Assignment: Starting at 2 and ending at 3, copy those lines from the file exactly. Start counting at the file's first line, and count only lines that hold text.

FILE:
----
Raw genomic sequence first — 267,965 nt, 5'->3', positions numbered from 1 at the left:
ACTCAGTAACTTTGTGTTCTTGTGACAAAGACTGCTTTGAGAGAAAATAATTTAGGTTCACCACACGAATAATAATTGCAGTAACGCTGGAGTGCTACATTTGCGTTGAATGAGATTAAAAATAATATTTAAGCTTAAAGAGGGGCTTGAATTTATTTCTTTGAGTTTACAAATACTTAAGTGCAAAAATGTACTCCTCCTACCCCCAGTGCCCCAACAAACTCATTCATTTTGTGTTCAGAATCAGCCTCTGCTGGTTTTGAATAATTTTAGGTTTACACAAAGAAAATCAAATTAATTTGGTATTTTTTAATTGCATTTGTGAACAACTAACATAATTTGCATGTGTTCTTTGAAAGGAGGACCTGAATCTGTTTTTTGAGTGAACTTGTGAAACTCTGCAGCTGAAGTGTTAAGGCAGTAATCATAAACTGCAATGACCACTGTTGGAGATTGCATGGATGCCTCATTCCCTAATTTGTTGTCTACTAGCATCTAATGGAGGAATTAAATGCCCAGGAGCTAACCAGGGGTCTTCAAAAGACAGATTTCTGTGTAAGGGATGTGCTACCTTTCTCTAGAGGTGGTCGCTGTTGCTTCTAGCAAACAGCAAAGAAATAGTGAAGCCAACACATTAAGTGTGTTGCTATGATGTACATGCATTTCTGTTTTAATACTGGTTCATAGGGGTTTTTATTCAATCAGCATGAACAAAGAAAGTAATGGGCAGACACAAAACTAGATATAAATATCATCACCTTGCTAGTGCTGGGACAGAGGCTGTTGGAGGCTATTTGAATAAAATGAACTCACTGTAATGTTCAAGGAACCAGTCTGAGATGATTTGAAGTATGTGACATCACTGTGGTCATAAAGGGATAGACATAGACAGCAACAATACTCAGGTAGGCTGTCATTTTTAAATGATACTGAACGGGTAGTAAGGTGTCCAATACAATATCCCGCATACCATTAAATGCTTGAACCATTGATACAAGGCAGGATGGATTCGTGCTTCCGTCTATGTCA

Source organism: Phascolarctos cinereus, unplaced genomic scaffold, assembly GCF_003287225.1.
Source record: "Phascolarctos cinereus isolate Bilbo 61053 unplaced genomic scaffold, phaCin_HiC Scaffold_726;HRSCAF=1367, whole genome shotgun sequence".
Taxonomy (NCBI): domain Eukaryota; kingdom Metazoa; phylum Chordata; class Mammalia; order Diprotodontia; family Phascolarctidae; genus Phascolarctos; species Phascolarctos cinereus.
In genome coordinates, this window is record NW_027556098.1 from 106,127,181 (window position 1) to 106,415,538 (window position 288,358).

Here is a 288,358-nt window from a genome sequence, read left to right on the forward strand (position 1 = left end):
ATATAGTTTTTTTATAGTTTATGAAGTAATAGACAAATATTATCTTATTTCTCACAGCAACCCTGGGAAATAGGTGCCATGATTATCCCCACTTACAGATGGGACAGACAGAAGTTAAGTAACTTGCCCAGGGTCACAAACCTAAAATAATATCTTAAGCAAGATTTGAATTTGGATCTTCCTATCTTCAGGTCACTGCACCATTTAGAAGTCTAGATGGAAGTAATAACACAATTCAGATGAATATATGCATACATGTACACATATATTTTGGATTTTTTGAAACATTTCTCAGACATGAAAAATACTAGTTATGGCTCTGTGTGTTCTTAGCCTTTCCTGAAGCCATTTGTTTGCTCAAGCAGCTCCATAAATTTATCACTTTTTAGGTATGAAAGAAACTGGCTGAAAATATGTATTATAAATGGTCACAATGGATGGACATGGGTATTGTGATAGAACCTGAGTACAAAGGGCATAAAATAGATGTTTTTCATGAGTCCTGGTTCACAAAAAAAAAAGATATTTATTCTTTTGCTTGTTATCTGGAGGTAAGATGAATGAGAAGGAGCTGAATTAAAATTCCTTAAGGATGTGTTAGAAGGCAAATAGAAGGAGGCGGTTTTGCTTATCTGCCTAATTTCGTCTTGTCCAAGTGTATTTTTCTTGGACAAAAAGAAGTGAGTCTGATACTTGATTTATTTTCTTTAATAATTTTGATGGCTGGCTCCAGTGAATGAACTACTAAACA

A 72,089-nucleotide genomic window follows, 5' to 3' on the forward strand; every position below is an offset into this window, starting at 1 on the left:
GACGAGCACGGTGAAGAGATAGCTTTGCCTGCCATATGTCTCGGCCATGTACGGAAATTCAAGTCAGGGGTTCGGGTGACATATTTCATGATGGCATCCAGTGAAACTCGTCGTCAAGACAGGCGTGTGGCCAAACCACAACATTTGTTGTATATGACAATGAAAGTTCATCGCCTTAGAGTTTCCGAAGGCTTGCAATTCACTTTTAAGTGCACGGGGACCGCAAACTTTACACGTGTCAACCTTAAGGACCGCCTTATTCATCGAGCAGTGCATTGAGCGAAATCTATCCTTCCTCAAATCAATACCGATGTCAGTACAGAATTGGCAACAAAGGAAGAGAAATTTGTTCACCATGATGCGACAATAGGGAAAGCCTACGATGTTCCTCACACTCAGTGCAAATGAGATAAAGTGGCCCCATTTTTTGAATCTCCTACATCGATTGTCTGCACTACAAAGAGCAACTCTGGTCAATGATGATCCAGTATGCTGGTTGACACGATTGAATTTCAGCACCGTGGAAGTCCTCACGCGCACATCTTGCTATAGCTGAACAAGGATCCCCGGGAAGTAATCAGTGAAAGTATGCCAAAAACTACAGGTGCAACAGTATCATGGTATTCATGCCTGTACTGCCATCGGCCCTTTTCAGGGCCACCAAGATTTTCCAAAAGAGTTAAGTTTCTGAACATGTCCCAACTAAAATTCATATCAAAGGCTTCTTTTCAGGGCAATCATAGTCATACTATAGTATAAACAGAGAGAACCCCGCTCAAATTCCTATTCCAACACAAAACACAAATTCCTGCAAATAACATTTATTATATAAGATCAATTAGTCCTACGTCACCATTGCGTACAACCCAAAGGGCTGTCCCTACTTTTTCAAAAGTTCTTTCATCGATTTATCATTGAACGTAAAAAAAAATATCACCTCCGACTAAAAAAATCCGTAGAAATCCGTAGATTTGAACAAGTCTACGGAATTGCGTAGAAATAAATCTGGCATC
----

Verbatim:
ACTCAGTAACTTTGTGTTCTTGTGACAAAGACTGCTTTGAGAGAAAATAATTTAGGTTCACCACACGAATAATAATTGCAGTAACGCTGGAGTGCTACATTTGCGTTGAATGAGATTAAAAATAATATTTAAGCTTAAAGAGGGGCTTGAATTTATTTCTTTGAGTTTACAAATACTTAAGTGCAAAAATGTACTCCTCCTACCCCCAGTGCCCCAACAAACTCATTCATTTTGTGTTCAGAATCAGCCTCTGCTGGTTTTGAATAATTTTAGGTTTACACAAAGAAAATCAAATTAATTTGGTATTTTTTAATTGCATTTGTGAACAACTAACATAATTTGCATGTGTTCTTTGAAAGGAGGACCTGAATCTGTTTTTTGAGTGAACTTGTGAAACTCTGCAGCTGAAGTGTTAAGGCAGTAATCATAAACTGCAATGACCACTGTTGGAGATTGCATGGATGCCTCATTCCCTAATTTGTTGTCTACTAGCATCTAATGGAGGAATTAAATGCCCAGGAGCTAACCAGGGGTCTTCAAAAGACAGATTTCTGTGTAAGGGATGTGCTACCTTTCTCTAGAGGTGGTCGCTGTTGCTTCTAGCAAACAGCAAAGAAATAGTGAAGCCAACACATTAAGTGTGTTGCTATGATGTACATGCATTTCTGTTTTAATACTGGTTCATAGGGGTTTTTATTCAATCAGCATGAACAAAGAAAGTAATGGGCAGACACAAAACTAGATATAAATATCATCACCTTGCTAGTGCTGGGACAGAGGCTGTTGGAGGCTATTTGAATAAAATGAACTCACTGTAATGTTCAAGGAACCAGTCTGAGATGATTTGAAGTATGTGACATCACTGTGGTCATAAAGGGATAGACATAGACAGCAACAATACTCAGGTAGGCTGTCATTTTTAAATGATACTGAACGGGTAGTAAGGTGTCCAATACAATATCCCGCATACCATTAAATGCTTGAACCATTGATACAAGGCAGGATGGATTCGTGCTTCCGTCTATGTCA

Source organism: Phascolarctos cinereus, unplaced genomic scaffold, assembly GCF_003287225.1.